Breaking Free From Your Ex May Be Healthier Than Holding Out Hope For A Friendship

Going through a breakup can be one of the most challenging times of our lives. After spending months, years, even decades with someone else, intertwining what might feel like every aspect of your beings together, it is understandable that parting with them might feel impossible. Depending on the circumstances of the breakup, some couples may never want to see each other again, which could be for the best. But in others, under perhaps more amicable terms, some couples might decide to stay friends, or at least give it a shot. 

Even with the best intentions, however, trying to stay friends with an ex could hinder you in the long run. While going through a breakup — and under most other circumstances in life — few things are more important than taking care of yourself. But trying to adjust your expectations and emotions about your ex while still in contact could simply be a distraction from processing and healing from the painful separation that is unfolding. While feeling all of the feelings of the breakup in the moment might hurt, the longer you prolong your healing, the further you might be from leading yourself to a more fulfilling path. And although it is normal to lean on your previous partner as you both mourn the loss of your relationship, at some point, consider reflecting on the fact that you broke up for a reason. Ask yourself if staying friends is really the best thing for you.

Assess how you really feel

When you're still going through the motions of the breakup, moving forward without your ex can be hard to gauge. Whether consciously or not, it can feel easier to keep your ex in your life because it feels familiar to be in contact, and either party might not be ready to let go of the relationship. Before you embark on a friendship, take some time to assess how you really feel. Do you still have feelings for them, or motivations to get back together? Would you feel comfortable if your ex started dating someone else? Are you afraid to be alone, or that you might never find a relationship like the one you had again?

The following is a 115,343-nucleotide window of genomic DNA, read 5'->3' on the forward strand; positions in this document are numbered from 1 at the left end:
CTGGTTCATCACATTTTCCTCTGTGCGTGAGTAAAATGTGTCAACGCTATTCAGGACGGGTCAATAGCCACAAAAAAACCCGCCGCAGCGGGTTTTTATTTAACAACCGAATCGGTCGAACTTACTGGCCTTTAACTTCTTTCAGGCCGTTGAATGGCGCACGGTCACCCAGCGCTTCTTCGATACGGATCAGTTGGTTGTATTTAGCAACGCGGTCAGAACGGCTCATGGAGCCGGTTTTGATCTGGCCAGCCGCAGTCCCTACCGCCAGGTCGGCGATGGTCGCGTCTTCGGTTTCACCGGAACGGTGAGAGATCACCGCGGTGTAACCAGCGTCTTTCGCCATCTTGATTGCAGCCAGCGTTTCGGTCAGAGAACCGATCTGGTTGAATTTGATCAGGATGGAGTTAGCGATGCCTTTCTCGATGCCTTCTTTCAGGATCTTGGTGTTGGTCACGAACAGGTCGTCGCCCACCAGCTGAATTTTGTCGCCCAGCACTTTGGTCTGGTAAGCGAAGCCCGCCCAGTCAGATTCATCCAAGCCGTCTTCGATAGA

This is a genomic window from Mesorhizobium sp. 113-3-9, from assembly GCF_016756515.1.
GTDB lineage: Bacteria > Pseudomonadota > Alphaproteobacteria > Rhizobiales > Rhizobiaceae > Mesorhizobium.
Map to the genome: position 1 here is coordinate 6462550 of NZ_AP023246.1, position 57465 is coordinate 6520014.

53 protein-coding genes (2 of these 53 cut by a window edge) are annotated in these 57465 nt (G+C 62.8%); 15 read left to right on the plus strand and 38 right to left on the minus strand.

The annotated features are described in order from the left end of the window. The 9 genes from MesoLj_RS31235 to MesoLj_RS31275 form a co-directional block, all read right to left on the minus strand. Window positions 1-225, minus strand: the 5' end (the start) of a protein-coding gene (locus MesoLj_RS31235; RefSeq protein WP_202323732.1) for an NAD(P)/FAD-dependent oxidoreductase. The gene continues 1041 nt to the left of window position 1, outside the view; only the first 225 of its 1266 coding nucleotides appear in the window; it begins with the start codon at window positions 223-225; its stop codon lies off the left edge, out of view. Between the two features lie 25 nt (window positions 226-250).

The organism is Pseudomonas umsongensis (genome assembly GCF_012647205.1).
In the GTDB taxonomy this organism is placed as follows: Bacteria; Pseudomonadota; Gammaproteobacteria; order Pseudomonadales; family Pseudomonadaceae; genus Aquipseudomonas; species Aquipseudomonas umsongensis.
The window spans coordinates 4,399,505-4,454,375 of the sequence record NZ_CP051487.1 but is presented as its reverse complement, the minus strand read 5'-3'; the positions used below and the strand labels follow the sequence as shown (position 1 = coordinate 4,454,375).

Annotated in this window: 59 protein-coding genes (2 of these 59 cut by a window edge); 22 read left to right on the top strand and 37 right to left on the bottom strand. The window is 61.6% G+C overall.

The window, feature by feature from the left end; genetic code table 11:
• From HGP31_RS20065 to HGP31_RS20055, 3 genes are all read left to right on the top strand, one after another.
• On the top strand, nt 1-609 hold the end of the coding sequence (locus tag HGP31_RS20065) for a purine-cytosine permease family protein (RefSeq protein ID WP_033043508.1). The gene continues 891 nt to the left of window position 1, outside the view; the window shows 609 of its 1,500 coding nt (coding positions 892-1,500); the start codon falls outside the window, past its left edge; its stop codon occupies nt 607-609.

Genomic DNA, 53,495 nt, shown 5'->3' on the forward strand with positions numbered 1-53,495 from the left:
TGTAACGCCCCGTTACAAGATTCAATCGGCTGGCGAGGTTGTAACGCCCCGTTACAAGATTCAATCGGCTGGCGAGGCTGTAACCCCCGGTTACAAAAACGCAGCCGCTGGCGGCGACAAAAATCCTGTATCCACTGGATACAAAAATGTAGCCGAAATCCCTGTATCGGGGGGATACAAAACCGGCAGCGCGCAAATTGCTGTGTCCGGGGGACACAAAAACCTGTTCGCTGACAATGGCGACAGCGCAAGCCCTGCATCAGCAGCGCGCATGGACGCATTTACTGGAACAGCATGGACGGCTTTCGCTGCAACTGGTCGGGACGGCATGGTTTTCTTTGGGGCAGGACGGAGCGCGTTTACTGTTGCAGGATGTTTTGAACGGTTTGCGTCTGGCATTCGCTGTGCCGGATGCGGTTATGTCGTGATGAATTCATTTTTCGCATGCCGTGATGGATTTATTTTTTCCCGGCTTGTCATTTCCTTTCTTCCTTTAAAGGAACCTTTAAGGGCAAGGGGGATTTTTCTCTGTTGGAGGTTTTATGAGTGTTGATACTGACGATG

How you emotionally respond to these realities can tell you a lot about where you stand. For as much as we can mentally prepare for the future we might imagine, or how we might expect things to go, ignoring our true feelings can lead to further heartache later. But having a clear idea of what you feel is the first step in understanding what is best for you, both in the immediate aftermath of the breakup and its effects longterm. Remember that it is valid to feel afraid of living life without your ex, and cutting out contact completely does not always need to be the answer. Rather, ensure that you know your motivations, and work toward accepting that you are on a different path than your ex.

Take back your own time

A rather unspoken aspect of a breakup is that breakups can be exhausting. Research has shown that the emotional anguish of heartbreak can cause real, physical pain. Speaking with Insider, clinical social worker Meg Josephson says that this reaction could be primal; social rejection once meant that your survival was at stake, causing extreme distress. While emotions are high, you might be prone to reviewing everything that could have gone wrong with your ex, replaying facets of your partnership over and over again, and even placing undue blame. Perhaps you might think you can "fix" what went wrong by staying friends with your ex, imagining how you can make up for the heartache that's been drawn. This is a tiring process. Emotions are rarely logical — there is no "thinking" your way out of them. Fighting against reality is just not sustainable.

Consider taking back the energy you are spending on continuing a friendship with your ex, should it feel more exhausting than replenishing. Keeping yourself in a space that does not feel good to you will not serve you. Instead, put your time into yourself, into doing activities that feel fulfilling on emotional, physical, and mental levels. Consider giving your nerves a break, and refocus on meeting your own needs. While it could take some practice, asking yourself often, "What do I need and what do I want?" can assist you in reclaiming your agency and keeping your wellbeing front and center.

And take all the time you need

And speaking of time, there is no set timeline when it comes to healing. Staying in contact with your ex could cause you to compare your healing path to theirs, leading you to make choices that are not authentic to you. Setting boundaries with your ex, and with yourself, can actually free you over time by ensuring you are constantly returning to yourself, rather than to someone else. Setting boundaries can also remind you what is in your control and what is not. Holding onto a friendship with an ex to avoid taking control of your own healing is no way to have a friendship. Releasing yourself from your ex can free mental and emotional space to embark on your own healing in a way that is true to you and you alone.  

While it is common to feel insecure about the feelings you may still have for an ex after time passes, remember that your feelings are proof of a deep love, and that should be honored. But if staying friends with your ex means compromising having an even deeper love for yourself, then it could be time to let go. Again, cultivating your newfound sense of self without your ex takes time, practice, and compassion. Ensuring that you always have yourself to lean on is a powerful skill to carry through all facets of life, as you move forward on a path more aligned with who you are now.